My company offers several dozen services and lately I have been seeing these widgets come about to give them the ability to drop products into an existing client site.

Let's say you are on a branded, hotel site. You select your hotel room, bed and preferences. You now have an image of the room, price and preferences in front of you with a button that says 'book now'. You click and it takes you to another page on the site with a little bit different looking framed-in widget to take your payment info. Same URL and all, but the widget is a little obvious it is not native to the site itself. What do you do? Bail, continue and trust, question, read more?

I have been advocating for a streamlined experience, but it takes a lot of push. Are there significant pros or cons (research appreciated) associated with these site framed-in widgets?

  • It'll be great to see some screenshots of these framed-in widgets compare to the rest of the site design. – Poyi Sep 26 '13 at 21:11

I see no reason why one should not push for a superior user experience. In fact theres this story that Steve Jobs asked Google's VC if he could change Google's logo to suit iPhone's.

Thats why we have Human Interface Guidelines for Apple App store submission, to ensure users don't have to accept a new UI paradigm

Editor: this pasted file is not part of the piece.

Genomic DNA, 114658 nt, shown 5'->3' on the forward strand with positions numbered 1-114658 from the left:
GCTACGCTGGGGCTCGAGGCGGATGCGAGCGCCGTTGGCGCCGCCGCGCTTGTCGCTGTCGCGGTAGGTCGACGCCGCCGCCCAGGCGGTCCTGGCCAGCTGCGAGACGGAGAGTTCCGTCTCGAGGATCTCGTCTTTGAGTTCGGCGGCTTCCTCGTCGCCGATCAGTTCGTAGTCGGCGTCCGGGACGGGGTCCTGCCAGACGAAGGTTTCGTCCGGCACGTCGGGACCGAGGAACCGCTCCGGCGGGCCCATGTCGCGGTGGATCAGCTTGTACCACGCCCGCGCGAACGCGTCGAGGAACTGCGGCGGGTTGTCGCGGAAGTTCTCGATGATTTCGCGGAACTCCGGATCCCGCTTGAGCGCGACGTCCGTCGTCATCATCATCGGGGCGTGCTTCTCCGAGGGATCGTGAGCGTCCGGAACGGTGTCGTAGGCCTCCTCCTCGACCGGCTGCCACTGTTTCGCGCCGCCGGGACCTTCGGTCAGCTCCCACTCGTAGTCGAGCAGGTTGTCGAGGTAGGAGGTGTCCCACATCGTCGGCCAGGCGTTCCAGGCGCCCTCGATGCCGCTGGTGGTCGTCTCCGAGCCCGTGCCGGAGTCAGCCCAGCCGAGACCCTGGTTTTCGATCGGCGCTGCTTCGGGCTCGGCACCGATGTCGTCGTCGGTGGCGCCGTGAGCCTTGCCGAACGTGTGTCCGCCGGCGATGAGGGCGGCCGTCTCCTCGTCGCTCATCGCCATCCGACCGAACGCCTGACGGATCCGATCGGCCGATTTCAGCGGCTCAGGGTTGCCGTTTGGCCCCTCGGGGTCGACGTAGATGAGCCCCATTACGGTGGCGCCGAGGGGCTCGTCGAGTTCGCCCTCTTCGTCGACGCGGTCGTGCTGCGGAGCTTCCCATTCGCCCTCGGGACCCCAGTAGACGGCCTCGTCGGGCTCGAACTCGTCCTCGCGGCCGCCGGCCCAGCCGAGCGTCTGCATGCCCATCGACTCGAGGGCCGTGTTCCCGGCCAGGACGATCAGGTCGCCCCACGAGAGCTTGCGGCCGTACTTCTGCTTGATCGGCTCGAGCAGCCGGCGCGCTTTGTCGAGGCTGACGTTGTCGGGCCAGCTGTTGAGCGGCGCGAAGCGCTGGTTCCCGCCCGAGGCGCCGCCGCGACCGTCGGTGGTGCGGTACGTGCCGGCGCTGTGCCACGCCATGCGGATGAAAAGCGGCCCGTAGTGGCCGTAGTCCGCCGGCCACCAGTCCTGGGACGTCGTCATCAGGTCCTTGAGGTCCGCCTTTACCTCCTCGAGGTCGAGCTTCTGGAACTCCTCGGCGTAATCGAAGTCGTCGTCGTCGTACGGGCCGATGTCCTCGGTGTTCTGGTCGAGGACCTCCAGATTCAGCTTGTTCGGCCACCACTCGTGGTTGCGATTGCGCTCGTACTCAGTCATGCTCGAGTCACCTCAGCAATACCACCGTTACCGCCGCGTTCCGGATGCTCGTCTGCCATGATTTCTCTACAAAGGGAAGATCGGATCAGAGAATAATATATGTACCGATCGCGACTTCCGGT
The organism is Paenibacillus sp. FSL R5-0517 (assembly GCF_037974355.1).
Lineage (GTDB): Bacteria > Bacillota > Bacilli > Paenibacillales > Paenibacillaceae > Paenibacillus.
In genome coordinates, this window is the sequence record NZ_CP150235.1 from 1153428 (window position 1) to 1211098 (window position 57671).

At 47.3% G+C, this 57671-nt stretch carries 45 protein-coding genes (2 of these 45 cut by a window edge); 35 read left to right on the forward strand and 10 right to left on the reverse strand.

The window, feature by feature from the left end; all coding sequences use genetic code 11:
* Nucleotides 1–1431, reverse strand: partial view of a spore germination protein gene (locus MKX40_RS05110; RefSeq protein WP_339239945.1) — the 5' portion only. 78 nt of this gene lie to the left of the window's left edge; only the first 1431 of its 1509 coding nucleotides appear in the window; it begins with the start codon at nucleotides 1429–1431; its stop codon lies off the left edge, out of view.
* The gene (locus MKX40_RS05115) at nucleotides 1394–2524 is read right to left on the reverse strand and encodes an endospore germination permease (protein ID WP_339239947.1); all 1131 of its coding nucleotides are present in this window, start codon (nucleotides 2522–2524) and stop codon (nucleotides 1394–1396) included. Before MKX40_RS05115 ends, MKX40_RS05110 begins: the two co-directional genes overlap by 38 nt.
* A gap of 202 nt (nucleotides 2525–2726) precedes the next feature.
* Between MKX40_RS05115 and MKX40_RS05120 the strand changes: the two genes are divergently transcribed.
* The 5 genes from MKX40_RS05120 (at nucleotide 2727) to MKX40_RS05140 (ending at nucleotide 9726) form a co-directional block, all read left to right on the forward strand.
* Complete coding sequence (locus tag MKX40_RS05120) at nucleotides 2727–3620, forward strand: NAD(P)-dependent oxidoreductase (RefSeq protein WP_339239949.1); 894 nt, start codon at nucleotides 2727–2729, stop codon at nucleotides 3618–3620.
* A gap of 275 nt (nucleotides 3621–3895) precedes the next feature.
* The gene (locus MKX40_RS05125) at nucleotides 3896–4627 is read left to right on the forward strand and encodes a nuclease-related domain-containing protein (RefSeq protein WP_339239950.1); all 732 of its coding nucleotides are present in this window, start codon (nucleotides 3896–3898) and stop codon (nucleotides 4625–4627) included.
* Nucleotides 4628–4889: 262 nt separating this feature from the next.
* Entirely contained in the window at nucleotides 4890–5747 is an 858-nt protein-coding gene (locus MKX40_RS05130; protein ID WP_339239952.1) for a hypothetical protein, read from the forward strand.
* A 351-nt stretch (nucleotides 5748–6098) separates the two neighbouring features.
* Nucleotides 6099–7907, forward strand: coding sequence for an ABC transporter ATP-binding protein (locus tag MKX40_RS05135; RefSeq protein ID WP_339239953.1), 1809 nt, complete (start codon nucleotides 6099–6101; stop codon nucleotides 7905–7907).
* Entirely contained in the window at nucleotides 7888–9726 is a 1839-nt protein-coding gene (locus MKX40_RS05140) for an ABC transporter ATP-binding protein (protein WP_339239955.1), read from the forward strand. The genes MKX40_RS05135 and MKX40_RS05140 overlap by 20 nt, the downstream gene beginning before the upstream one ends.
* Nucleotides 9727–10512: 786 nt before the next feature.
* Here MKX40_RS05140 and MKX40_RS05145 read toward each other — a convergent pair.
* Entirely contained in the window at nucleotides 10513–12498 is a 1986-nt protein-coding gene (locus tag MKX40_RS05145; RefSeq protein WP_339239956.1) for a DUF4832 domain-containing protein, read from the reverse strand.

below is a excerpt from an rather old document (from 1990!) by a Carnegie Mellon University's author, link

"Users also develop a mental model of the system. The user's mental model is modified and refined as the user becomes more familiar with the system. In fact, a well-developed mental model may eventually enable users to predict system behavior as they continue to explore and learn about the system. Unfortunately, an application's user interface does not always successfully convey the developer's mental model to users of the application. A user whose mental model of the system is inconsistent with that of the developer may find the application confusing and difficult to use"

Googling "importance of Human interface guidelines" could help for research

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